Placing an apartment building in a commercial block will change the character of that block in unpredictable ways, but the surrounding urban environment can usually absorb the repercussions and the problems are relatively small. A block-sized mall, however, constrains much further how people can use that space and has a disproportionately larger impact on the neighborhood. And a mega-project that takes up many blocks severely limits the diversity and range of the social connections, as it challenges the planner to substitute her genius for the genius of many ordinary people using their own local knowledge to solve problems only they may be aware of. Making something bigger increasingly limits what people can do and whom they can bump into in the space that it occupies. Scaling up narrows the range of the informal contacts that drive creativity and discovery.
And for a given size or scale of a project, the more the planner tries to predetermine the kind of activities the people who use it can do in it, the less likely that her design will complement the spontaneous contact that generates and diffuses new ideas. That’s what made a lot of traditional downtowns so important. Over time the combination of diverse uses of public space (in the sense I mean here) brought people with different skills and tastes together in large numbers. Design can of course complement that informal contact to a point, but beyond a fairly low level, human design begins to substitute for it.
Of course, small is not always beautiful, and big is sometimes unavoidable. But that makes it even more important that planners appreciate how ramping up scale and intensifying design influences a complex social order.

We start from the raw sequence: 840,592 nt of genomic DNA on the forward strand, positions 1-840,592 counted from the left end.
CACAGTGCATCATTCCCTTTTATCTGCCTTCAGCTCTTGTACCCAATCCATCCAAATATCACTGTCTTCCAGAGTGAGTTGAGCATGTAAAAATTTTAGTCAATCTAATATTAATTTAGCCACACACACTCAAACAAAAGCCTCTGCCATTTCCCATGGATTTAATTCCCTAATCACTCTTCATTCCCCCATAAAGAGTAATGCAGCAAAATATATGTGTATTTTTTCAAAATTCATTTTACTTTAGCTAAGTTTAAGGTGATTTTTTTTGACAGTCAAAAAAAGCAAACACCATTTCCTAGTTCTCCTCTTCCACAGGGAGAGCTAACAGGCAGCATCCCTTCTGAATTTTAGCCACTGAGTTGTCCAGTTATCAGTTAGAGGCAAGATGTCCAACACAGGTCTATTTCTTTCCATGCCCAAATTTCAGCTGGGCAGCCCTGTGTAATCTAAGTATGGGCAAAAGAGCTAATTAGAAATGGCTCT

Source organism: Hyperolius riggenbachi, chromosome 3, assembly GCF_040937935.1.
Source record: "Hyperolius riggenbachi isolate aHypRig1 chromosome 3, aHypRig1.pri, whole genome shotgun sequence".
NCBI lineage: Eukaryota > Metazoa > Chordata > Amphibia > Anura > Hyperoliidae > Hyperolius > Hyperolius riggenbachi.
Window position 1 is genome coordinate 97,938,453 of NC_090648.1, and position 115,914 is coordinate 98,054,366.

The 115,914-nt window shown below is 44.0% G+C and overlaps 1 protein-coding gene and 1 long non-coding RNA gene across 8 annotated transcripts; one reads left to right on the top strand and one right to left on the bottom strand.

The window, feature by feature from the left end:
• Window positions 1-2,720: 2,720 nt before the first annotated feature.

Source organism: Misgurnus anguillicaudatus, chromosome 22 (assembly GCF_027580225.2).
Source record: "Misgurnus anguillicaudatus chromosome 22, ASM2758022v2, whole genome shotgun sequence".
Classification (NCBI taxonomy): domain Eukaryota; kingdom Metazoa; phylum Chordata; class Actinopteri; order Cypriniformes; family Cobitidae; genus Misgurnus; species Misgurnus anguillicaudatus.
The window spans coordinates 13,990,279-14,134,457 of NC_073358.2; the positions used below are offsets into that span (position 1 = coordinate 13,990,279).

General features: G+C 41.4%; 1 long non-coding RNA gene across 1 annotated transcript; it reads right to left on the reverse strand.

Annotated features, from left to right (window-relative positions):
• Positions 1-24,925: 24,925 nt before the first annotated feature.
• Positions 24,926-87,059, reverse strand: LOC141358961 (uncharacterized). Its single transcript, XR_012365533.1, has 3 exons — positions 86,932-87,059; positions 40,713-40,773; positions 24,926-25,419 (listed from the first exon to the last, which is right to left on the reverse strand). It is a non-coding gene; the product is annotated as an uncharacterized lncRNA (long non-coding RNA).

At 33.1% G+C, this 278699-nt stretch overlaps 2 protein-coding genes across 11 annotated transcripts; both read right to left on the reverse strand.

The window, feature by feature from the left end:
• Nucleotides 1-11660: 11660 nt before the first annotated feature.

Private planning is much more limited in scale
And I’m not just talking about government projects. Private projects could, in principle, have the same “taxidermic” impact on urban vitality. But as long as a planner’s design is small compared to the surrounding space, the loss of complexity and intricacy isn’t severe. It’s usually when government somehow subsidizes private projects, softening up the budget constraint, that the scale becomes massive and the downside very steep. An example of this can be found about a mile from where I live in New York. Barclays Center, the new home of the NBA’s Brooklyn Nets, grew to an enormous size once the local and state governments offered eminent domain and other large subsidies. Building on a massive scale in an already dense urban environment is typically too expensive, even for a wealthy private developer, without such legal privileges.
A planner can’t build an entire city (or neighborhood even) because she can’t begin to design and construct the necessary diversity and social intricacy that happens spontaneously in a living city. And I don’t think she should even try to because it can irreparably damage, even kill, the living flesh of a city. What can government do? In the ordinary course of its activities a government can perhaps at best refrain from doing the things that would thwart the emergence of the invisible social infrastructure that gives rise to that diversity, development, and genuine liveliness.
The rest is mostly taxidermy.
Sandy Ikeda is a professor of economics at Purchase College, SUNY, and the author of The Dynamics of the Mixed Economy: Toward a Theory of Interventionism. He is a member of the FEE Faculty Network.
This article was originally published on FEE.org. Read the original article.